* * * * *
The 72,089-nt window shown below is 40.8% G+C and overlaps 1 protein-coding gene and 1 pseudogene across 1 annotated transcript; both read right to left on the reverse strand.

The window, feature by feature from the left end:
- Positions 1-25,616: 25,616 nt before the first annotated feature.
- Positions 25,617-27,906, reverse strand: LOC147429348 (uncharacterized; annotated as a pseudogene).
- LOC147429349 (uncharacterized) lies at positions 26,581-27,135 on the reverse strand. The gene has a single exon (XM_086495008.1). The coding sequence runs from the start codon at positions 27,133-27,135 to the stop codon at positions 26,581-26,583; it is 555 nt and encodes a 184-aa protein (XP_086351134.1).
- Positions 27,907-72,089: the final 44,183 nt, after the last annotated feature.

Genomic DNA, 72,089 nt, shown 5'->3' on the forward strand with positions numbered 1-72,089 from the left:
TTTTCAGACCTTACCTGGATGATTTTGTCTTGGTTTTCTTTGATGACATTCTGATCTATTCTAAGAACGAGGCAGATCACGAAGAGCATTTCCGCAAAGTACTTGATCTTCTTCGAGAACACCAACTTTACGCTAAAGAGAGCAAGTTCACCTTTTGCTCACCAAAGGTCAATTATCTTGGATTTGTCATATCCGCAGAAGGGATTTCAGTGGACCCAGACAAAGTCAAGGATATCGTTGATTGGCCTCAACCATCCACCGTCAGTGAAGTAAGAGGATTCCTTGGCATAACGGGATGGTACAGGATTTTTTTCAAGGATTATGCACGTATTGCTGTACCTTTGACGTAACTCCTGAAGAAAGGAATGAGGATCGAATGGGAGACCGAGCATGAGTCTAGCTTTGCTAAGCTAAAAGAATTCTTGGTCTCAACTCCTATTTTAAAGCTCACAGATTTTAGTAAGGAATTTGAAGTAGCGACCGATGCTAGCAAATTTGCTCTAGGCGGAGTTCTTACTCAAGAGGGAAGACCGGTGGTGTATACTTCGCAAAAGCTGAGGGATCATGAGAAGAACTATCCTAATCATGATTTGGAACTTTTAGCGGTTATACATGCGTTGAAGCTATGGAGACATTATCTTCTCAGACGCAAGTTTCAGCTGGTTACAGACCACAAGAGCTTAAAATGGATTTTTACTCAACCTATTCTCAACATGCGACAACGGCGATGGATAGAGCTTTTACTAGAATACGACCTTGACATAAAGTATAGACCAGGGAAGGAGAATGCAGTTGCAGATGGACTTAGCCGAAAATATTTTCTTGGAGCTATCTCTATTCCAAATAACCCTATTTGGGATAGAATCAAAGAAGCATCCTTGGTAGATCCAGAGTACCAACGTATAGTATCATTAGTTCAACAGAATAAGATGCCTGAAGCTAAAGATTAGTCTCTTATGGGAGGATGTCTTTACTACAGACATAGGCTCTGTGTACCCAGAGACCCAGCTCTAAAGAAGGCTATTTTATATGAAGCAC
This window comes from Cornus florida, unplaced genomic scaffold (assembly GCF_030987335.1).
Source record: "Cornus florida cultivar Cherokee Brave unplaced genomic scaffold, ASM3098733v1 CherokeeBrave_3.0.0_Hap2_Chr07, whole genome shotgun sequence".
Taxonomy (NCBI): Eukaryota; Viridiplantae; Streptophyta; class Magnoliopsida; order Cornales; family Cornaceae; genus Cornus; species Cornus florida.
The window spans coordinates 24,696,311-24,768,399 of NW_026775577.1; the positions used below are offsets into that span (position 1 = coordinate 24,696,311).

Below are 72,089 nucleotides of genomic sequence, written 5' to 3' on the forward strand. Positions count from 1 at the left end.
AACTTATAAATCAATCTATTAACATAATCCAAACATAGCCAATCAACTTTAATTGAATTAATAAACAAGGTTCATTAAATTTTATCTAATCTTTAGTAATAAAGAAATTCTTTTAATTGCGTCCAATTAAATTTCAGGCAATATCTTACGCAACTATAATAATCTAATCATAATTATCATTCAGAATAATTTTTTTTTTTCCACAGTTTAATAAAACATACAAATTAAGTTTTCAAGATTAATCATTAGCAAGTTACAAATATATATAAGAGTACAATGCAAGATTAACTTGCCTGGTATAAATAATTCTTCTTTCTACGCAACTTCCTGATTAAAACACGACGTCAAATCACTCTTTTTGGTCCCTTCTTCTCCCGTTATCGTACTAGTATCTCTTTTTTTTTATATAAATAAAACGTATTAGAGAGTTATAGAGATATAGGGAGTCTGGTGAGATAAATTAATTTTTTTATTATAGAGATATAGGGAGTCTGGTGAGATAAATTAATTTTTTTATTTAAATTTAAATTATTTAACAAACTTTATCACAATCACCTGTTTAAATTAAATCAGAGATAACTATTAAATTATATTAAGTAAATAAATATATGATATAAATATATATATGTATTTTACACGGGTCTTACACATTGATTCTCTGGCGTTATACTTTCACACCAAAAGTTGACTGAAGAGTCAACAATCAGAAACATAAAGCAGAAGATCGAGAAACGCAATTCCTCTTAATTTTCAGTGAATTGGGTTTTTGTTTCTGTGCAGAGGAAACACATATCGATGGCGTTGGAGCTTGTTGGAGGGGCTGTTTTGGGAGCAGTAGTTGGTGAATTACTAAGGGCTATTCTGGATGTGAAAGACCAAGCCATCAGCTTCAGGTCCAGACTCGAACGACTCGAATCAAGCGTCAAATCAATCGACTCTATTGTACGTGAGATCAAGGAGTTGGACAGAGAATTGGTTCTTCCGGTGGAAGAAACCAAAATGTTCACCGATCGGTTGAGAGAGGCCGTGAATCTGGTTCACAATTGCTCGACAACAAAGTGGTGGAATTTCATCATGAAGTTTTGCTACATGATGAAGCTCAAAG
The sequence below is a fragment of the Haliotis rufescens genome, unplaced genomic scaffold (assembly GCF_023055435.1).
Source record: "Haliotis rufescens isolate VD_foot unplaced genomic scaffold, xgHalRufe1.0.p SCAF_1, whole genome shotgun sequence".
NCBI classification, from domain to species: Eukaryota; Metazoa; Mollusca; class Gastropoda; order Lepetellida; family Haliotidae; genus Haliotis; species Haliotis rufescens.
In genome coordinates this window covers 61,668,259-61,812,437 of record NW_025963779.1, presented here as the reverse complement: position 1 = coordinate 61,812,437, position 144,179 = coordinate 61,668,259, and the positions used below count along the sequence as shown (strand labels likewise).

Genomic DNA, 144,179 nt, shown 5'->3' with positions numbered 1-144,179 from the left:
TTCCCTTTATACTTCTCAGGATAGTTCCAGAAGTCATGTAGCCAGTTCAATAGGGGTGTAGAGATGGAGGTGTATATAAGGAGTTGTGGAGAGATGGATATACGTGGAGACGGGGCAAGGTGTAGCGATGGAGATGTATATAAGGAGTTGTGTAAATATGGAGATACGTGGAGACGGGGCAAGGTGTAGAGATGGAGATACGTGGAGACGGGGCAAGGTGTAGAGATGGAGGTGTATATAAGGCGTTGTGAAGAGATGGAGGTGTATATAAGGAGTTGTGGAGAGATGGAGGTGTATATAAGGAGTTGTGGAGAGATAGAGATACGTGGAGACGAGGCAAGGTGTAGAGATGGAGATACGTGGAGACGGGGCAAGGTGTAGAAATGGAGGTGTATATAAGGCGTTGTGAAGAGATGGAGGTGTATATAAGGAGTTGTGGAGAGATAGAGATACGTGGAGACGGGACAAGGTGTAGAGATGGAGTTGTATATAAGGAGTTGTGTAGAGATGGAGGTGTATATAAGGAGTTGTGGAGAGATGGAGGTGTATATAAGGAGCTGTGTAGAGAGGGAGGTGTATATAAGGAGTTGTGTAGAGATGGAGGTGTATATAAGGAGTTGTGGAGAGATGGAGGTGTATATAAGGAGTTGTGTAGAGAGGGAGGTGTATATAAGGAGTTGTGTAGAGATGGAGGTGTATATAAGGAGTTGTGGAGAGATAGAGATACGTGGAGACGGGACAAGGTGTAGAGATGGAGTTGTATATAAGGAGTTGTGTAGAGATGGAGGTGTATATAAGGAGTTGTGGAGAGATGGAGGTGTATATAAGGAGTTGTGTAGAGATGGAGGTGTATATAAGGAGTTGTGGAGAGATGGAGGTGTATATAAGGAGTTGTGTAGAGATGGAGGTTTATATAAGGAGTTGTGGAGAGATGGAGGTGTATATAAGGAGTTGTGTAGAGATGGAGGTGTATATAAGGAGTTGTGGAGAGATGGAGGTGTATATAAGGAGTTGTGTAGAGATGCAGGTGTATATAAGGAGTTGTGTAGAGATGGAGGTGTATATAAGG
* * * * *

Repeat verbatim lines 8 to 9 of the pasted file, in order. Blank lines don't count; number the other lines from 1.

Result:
TTTTCAGACCTTACCTGGATGATTTTGTCTTGGTTTTCTTTGATGACATTCTGATCTATTCTAAGAACGAGGCAGATCACGAAGAGCATTTCCGCAAAGTACTTGATCTTCTTCGAGAACACCAACTTTACGCTAAAGAGAGCAAGTTCACCTTTTGCTCACCAAAGGTCAATTATCTTGGATTTGTCATATCCGCAGAAGGGATTTCAGTGGACCCAGACAAAGTCAAGGATATCGTTGATTGGCCTCAACCATCCACCGTCAGTGAAGTAAGAGGATTCCTTGGCATAACGGGATGGTACAGGATTTTTTTCAAGGATTATGCACGTATTGCTGTACCTTTGACGTAACTCCTGAAGAAAGGAATGAGGATCGAATGGGAGACCGAGCATGAGTCTAGCTTTGCTAAGCTAAAAGAATTCTTGGTCTCAACTCCTATTTTAAAGCTCACAGATTTTAGTAAGGAATTTGAAGTAGCGACCGATGCTAGCAAATTTGCTCTAGGCGGAGTTCTTACTCAAGAGGGAAGACCGGTGGTGTATACTTCGCAAAAGCTGAGGGATCATGAGAAGAACTATCCTAATCATGATTTGGAACTTTTAGCGGTTATACATGCGTTGAAGCTATGGAGACATTATCTTCTCAGACGCAAGTTTCAGCTGGTTACAGACCACAAGAGCTTAAAATGGATTTTTACTCAACCTATTCTCAACATGCGACAACGGCGATGGATAGAGCTTTTACTAGAATACGACCTTGACATAAAGTATAGACCAGGGAAGGAGAATGCAGTTGCAGATGGACTTAGCCGAAAATATTTTCTTGGAGCTATCTCTATTCCAAATAACCCTATTTGGGATAGAATCAAAGAAGCATCCTTGGTAGATCCAGAGTACCAACGTATAGTATCATTAGTTCAACAGAATAAGATGCCTGAAGCTAAAGATTAGTCTCTTATGGGAGGATGTCTTTACTACAGACATAGGCTCTGTGTACCCAGAGACCCAGCTCTAAAGAAGGCTATTTTATATGAAGCAC
This window comes from Cornus florida, unplaced genomic scaffold (assembly GCF_030987335.1).